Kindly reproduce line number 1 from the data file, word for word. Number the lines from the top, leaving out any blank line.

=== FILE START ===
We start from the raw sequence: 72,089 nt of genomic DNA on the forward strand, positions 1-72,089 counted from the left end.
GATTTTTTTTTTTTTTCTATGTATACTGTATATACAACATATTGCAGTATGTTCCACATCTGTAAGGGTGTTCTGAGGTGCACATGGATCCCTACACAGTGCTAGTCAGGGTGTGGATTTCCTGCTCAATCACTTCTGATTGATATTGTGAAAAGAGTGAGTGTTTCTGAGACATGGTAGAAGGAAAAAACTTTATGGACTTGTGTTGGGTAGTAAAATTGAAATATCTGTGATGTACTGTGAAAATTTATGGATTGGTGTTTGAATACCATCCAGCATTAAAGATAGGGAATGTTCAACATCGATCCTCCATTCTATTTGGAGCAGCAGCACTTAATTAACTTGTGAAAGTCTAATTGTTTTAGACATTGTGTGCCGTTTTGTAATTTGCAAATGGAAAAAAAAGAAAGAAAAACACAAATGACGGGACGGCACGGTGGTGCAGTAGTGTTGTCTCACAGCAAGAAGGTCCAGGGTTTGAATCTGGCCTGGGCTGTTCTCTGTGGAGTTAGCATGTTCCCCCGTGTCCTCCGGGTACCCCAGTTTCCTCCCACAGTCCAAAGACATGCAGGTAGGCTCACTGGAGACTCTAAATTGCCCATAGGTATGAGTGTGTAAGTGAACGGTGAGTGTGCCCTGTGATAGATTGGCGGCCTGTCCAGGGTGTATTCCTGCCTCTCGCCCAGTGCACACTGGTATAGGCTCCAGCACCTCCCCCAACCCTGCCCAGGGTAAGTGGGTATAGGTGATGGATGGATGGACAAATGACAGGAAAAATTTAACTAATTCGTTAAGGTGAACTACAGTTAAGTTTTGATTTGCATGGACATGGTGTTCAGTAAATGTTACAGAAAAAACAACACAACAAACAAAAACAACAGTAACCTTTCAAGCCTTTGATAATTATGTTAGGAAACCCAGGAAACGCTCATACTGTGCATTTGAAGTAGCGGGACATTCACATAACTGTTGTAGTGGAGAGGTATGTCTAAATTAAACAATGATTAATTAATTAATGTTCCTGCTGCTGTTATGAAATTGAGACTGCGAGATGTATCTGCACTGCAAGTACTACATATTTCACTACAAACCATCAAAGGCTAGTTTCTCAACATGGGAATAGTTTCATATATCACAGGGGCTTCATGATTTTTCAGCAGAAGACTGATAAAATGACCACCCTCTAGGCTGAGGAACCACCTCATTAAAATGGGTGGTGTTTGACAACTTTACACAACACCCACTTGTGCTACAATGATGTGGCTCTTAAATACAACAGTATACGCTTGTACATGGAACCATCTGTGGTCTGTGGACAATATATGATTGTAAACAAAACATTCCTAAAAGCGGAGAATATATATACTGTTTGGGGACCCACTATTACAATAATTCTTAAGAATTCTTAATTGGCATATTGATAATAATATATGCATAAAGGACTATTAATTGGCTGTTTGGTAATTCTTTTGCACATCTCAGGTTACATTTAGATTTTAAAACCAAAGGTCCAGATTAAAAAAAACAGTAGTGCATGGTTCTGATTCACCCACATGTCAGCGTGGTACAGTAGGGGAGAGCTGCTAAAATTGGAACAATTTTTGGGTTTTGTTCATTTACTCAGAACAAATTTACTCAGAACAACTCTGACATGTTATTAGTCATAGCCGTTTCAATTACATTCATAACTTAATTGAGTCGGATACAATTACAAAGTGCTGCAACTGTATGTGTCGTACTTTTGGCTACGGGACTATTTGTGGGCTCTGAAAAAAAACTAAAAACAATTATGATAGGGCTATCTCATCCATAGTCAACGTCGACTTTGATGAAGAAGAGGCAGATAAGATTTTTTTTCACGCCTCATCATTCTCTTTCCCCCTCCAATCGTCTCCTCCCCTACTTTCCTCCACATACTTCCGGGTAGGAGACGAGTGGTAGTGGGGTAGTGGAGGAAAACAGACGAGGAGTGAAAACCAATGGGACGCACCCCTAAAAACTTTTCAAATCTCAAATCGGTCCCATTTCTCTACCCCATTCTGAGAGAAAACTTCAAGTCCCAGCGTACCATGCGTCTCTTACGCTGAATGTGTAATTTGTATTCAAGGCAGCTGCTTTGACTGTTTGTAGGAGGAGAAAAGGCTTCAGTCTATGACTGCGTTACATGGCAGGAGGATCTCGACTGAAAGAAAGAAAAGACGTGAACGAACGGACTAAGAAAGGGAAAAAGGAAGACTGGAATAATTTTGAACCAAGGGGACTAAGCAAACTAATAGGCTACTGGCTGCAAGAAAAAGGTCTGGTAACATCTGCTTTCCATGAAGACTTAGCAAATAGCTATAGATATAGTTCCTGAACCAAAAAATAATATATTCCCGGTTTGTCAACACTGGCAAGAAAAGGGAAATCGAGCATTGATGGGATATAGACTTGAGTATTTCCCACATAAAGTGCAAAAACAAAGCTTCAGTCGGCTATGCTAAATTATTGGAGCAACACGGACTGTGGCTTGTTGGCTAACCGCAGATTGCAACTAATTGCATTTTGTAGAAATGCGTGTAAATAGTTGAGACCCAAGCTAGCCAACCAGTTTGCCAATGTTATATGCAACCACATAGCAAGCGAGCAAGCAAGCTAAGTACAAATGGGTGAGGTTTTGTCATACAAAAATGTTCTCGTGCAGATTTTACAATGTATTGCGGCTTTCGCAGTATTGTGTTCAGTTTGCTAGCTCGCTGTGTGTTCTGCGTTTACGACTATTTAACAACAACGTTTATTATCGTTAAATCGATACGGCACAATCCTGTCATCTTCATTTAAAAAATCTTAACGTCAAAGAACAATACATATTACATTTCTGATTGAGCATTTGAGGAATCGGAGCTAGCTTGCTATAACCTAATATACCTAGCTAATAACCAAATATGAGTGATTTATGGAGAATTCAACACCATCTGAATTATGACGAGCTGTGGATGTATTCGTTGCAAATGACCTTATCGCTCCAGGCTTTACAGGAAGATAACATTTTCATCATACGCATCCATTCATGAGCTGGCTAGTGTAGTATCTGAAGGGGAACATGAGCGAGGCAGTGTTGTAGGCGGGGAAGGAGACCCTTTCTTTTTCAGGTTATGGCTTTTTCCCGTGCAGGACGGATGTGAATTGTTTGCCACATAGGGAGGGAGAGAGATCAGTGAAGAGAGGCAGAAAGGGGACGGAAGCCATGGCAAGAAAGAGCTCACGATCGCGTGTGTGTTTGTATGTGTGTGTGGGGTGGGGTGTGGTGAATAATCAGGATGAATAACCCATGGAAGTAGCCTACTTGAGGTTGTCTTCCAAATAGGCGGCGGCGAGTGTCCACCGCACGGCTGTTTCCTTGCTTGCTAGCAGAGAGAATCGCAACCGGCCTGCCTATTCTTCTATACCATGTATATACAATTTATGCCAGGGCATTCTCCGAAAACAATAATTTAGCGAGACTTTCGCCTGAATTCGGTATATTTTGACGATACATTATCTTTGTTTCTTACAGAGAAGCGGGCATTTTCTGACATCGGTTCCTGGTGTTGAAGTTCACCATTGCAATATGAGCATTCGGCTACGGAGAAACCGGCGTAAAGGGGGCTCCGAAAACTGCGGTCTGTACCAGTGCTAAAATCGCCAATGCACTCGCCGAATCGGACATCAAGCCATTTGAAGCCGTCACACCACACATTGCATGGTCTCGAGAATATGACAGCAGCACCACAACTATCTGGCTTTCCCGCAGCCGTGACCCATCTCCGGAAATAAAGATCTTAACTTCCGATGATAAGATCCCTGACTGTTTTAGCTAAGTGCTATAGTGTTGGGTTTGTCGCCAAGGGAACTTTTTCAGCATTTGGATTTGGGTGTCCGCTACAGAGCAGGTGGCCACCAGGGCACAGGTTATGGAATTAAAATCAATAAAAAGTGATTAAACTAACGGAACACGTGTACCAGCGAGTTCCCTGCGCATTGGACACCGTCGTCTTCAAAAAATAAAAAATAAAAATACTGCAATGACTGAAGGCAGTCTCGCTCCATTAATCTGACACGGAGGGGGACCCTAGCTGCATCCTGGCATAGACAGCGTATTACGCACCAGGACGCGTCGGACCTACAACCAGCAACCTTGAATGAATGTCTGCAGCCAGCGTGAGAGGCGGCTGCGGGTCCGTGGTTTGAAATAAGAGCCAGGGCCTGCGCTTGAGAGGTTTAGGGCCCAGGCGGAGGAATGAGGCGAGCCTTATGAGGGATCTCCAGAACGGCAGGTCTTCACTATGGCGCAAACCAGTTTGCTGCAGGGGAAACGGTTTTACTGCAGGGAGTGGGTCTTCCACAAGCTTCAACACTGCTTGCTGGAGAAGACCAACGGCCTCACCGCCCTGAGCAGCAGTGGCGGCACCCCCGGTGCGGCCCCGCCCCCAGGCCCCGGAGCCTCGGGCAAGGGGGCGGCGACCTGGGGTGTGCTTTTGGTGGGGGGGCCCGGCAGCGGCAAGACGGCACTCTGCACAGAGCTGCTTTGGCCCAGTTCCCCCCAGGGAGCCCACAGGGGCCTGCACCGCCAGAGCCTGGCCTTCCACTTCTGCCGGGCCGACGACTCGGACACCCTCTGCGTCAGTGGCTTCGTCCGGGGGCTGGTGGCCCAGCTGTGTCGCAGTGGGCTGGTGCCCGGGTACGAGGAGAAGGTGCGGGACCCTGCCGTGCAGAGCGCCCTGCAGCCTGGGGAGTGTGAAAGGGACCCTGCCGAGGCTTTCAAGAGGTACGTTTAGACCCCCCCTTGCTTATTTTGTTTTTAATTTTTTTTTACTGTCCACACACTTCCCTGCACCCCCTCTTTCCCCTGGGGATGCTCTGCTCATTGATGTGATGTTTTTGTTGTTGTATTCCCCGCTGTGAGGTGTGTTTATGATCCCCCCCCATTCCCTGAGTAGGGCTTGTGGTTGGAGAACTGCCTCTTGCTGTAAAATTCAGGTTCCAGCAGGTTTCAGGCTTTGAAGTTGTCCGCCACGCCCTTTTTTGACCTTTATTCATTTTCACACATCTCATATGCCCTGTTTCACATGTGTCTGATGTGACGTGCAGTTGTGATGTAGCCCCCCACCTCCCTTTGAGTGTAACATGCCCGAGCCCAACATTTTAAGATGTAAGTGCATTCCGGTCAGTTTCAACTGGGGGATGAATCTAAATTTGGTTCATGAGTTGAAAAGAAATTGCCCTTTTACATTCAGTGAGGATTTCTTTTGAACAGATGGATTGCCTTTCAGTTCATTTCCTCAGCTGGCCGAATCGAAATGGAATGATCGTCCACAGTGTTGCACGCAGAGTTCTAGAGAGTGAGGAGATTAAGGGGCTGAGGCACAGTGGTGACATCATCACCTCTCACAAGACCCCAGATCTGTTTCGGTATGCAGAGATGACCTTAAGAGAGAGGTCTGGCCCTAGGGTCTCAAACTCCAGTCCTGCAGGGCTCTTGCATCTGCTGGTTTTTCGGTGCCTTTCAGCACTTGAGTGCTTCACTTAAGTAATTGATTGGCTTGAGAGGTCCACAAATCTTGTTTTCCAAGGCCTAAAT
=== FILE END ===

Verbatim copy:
We start from the raw sequence: 72,089 nt of genomic DNA on the forward strand, positions 1-72,089 counted from the left end.